Since the 19th century, Feminism has achieved many of its goals, including women’s suffrage, greater access to education, the right to initiate divorce proceedings, women’s right to own property, the freedom to plan their families and so on. While these achievements are widely celebrated, some groups are claiming that feminism has gone too far and now disadvantages men on a large scale and seeks a higher status for women than for men.
A historical overview
The claim that feminism has ‘gone too far’ implies that in the past, feminist movements were more acceptable but the truth is that antifeminism is not a new phenomenon. It was present in the late 19th and early 20th century, during first-wave feminism in the form of resistance against women’s suffrage. There were people, not only men but women as well, who truly believed that women were too emotional and intellectually inferior to make a political judgement. They argued that giving women the right to vote would be a dangerous social revolution that would lead to societal decay.
Second-wave feminism began in the 1960s and suffered an even greater backlash. This time, feminists drew attention on a wider range of issues, including reproductive rights, domestic violence, marital rape, gender inequalities at the workplace, sexism and women’s objectification. They worked on getting the right for women to apply for mortgages and hold credit cards. Second-wave feminism was seen radical enough to scare people. The media started to depict feminists as man-hating, hairy-legged, bitter women. It was also criticised for only focusing on the problems of ‘white’ and ‘straight’ women and ignoring the needs of women who do not belong to this group. Eventually, the movement was ridiculed and declared dead in the 1980s.
The second wave was followed by the third wave in the 1990s, with the aim to correct the mistakes of the previous ‘wave’. Feminists embraced diversity and emphasised ‘girliness’ but were still attacked for being too radical and fuelling hatred. Today, we have movements like #MeToo that uses the internet to spread feminist ideas and yet again feminism is reaching cultural relevance. There are still many issues that women face every day. Women are fighting over abortion rights in the US and speak up against the normalisation of sexism. Feminists are also challenged in Europe by rising conservative and far-right parties advocating for traditional gender roles. For example, in 2017, Polish MEP Janusz Korwin-Mikke suggested in the European Parliament that ‘women should be paid less because they are smaller, weaker and less intelligent’. If we look at other parts of the world, gender inequality is even more concerning. In many developing countries girls still do not have access to education, they are less protected against sexual and physical abuse and are subject to child marriage.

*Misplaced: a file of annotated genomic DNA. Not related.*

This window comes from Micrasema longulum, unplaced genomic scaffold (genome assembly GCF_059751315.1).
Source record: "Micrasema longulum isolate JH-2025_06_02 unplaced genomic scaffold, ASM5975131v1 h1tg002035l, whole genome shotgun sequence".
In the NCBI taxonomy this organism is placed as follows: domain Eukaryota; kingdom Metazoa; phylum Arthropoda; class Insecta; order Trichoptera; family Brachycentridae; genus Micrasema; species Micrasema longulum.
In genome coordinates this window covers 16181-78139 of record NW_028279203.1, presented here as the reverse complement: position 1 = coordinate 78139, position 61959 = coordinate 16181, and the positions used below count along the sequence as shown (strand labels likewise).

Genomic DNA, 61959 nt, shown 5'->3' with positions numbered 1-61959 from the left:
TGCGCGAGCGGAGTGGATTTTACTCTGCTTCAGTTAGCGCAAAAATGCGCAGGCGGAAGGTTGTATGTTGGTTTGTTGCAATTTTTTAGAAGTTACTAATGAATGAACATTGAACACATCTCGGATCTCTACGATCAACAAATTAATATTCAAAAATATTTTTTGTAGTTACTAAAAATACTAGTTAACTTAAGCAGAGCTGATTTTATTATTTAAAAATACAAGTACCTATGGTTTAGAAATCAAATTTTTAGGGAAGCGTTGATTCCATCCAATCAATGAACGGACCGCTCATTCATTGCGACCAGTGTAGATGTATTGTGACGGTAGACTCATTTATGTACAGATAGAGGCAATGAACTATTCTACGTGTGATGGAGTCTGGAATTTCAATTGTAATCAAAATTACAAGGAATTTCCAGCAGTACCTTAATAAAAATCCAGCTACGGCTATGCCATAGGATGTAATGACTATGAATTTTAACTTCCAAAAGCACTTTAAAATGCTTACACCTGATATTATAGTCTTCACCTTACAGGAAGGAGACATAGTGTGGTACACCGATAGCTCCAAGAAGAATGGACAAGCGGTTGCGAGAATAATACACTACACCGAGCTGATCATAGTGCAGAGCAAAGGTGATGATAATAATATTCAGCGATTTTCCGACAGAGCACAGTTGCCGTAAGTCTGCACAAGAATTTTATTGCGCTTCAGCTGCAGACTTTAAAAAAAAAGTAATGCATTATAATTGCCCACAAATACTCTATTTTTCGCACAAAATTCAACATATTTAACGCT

These historical references and today’s examples show that feminism has never been fully accepted and celebrated and there is also a long way to go before we achieve full gender equality.
The Problem with Feminism
Feminism is often viewed as an ‘all-or-nothing game’ because feminists tend to exclude those who do not fully support them. Someone who believes in gender equality but does not support certain policies, for example reverse discrimination at workplace, is not an antifeminist and could still contribute to the success of women’s movements.
Because feminism often fails to promote diversity and does not allow for differences of opinion, many people have chosen to avoid the world feminism in their fight for gender equality.
Contrarily, we can find plenty of communities, groups and movements that proudly label themselves antifeminist. Feminism has triggered the rise of male supremacy groups such as the Return of Kings, the ‘Red Pill’ community that want to reverse women’s gains in moving towards closer equality. Another emerging ‘philosophy’ is called ‘Men Going Their Own Way’, that advocate for men to separate themselves from a society that is harmful to them. These groups are often very nasty and hateful, blaming feminism for the decline of Western civilization.
Feminism has indeed made a lot of progress in the last decades, especially in the Western world, and it is set to break the status quo. However, many believe that gender equality is a zero-sum game and women can only advance at the expense of men. That is why some men believe that they are going to be left behind. All these changes make the world harder for men and they are confused about their roles in society. As a result, we can observe the growing number of men’s rights movements such as the Fathers4Justice, that are genuinely concerned about gender equality and believe that it is only achievable if we introduce complementary changes in the lives of men. They work on getting better parental leave for fathers, support men affected by domestic violence, they raise awareness on gender differences in suicide rates and point out that women are more likely to be diagnosed with depression, but more men die in suicide. Due to toxic ideas about masculinity, that encourages men to be ‘strong’, men are reluctant to admit when they are struggling.
Masculinism and feminism are meant to be two sides of the same coin, they both work towards the same goal: the elimination of sex-based discrimination and expectations. The ‘current or next wave’ of feminism should pay more attention to men’s rights if the movement genuinely wants to work towards gender equality.